“When it comes to Vision Zero, it’s five years of driving down fatalities every single year, each year better than the one before. We intend to have a sixth year,” said de Blasio who plans to announce his bid for president this week. “But the – that’s going to be – the big changes, of course, like the traffic designs, but it’s also going to be – we’re going to have a lot more speed cameras at schools, going forward, because we’ve got some much better legislation in Albany that we fought for, for a long time. And we’re going to have a lot more enforcement by the NYPD. So, you will see continued progress, there’s no question.”

The trendline is in the wrong direction.

“Clearly we’re on the wrong track after a number of several years on the right track. It’s hard to imagine a 30-percent increase in traffic collisions in a short period of time without some explanation,” said lawyer Steve Vaccaro, who often represents victims of road violence. “The city should be doing more redesigns, doing them quicker, and ramping up enforcement. Something is going on, we need to get to bottom of it while continuing with Vision Zero, with yet greater urgency.”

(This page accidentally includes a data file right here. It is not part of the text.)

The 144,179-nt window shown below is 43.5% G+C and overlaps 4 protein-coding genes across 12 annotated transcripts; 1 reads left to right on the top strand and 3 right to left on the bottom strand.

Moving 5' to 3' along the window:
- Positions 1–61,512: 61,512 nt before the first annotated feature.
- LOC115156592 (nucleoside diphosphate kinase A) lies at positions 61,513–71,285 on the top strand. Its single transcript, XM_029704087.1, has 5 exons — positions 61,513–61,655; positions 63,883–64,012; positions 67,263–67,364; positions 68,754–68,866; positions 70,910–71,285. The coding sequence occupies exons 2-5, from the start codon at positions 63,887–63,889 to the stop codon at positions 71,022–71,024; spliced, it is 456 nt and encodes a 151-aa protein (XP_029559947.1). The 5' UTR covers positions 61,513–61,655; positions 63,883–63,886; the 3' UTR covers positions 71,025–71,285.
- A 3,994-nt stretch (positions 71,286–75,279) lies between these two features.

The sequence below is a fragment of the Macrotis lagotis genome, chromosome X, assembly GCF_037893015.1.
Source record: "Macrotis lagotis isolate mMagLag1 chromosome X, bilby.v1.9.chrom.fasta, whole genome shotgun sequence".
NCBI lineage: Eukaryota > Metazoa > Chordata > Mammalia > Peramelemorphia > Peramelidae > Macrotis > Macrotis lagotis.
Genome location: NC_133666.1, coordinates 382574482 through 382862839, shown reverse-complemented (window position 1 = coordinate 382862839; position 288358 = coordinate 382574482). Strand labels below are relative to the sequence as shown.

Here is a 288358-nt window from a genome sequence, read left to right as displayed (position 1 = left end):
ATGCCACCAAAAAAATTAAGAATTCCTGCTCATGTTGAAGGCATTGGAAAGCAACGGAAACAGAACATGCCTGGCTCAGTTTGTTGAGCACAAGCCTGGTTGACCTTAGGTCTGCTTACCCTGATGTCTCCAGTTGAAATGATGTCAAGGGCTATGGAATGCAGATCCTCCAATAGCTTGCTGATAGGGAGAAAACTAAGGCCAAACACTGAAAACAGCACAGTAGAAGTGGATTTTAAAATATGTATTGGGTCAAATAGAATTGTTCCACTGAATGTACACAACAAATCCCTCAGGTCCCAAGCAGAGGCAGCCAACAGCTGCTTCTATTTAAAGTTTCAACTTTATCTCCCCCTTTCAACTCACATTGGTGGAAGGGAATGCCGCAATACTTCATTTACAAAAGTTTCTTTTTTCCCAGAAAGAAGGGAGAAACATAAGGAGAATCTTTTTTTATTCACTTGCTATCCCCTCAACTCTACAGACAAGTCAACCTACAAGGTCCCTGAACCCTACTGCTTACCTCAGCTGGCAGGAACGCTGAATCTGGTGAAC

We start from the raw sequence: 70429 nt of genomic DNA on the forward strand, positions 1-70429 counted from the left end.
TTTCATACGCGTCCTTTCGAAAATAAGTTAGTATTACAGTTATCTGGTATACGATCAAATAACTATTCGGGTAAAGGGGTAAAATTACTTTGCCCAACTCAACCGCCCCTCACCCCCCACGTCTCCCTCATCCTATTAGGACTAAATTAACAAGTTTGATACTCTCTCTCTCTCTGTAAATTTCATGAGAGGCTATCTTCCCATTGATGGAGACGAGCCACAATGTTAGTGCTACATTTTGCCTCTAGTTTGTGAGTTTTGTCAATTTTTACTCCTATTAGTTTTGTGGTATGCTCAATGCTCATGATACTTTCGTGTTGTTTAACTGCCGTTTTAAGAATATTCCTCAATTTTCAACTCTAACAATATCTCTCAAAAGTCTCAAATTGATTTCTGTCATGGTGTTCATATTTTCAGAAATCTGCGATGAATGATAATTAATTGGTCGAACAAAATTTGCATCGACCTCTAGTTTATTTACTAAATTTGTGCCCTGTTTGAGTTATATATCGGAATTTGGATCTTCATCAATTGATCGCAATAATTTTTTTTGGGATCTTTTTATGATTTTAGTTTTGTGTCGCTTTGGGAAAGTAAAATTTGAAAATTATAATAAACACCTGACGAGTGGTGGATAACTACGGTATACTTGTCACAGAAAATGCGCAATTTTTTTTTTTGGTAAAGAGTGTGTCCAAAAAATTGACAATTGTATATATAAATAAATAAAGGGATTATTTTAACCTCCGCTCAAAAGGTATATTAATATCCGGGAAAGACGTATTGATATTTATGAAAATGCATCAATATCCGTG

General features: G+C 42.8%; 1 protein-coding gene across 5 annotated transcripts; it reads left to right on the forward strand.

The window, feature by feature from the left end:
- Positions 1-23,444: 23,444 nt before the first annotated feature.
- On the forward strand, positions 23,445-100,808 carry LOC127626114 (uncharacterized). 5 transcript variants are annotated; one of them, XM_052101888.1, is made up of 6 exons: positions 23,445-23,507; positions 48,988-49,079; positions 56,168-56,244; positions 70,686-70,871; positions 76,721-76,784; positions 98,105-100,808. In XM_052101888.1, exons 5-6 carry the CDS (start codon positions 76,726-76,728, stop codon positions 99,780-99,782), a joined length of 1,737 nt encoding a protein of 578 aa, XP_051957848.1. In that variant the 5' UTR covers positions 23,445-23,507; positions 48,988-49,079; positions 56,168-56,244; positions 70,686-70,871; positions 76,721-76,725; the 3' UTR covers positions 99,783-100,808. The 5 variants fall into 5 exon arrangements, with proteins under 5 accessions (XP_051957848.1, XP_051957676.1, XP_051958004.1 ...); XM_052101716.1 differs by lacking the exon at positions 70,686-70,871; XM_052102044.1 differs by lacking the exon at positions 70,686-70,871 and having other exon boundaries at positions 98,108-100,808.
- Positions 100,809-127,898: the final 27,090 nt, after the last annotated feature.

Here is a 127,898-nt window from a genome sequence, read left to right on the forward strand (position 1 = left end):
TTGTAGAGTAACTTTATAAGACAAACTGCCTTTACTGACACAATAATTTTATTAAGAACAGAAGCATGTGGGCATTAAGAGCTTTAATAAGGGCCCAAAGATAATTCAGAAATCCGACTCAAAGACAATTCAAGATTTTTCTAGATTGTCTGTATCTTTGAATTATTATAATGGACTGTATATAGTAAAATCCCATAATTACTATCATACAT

So what’s going on — or not? We asked the experts:

Making streets safer

Transportation Alternatives and Families for Safe Streets said de Blasio can stop reckless drivers by implementing traffic-calming measures — and implementing them faster and in a holistic rather than piecemeal approach.

“The mayor is resting on his laurels,” said TransAlt spokesman Joe Cutrufo. “The city has made progress in the past, but now it seems pretty clear that we’ve plateaued. Traffic deaths are going up because the city has been not nearly as bold in making streets safer. De Blasio has not really unleashed the DOT to do what we know they are capable of.”

The DOT has proved it can act quickly when it and the mayor want to — days after a driver hit and killed two kids and injured their mothers on a Park Slope street, the city started making changes. 

But other neighborhoods are still waiting, and victims there have died because the city failed to act.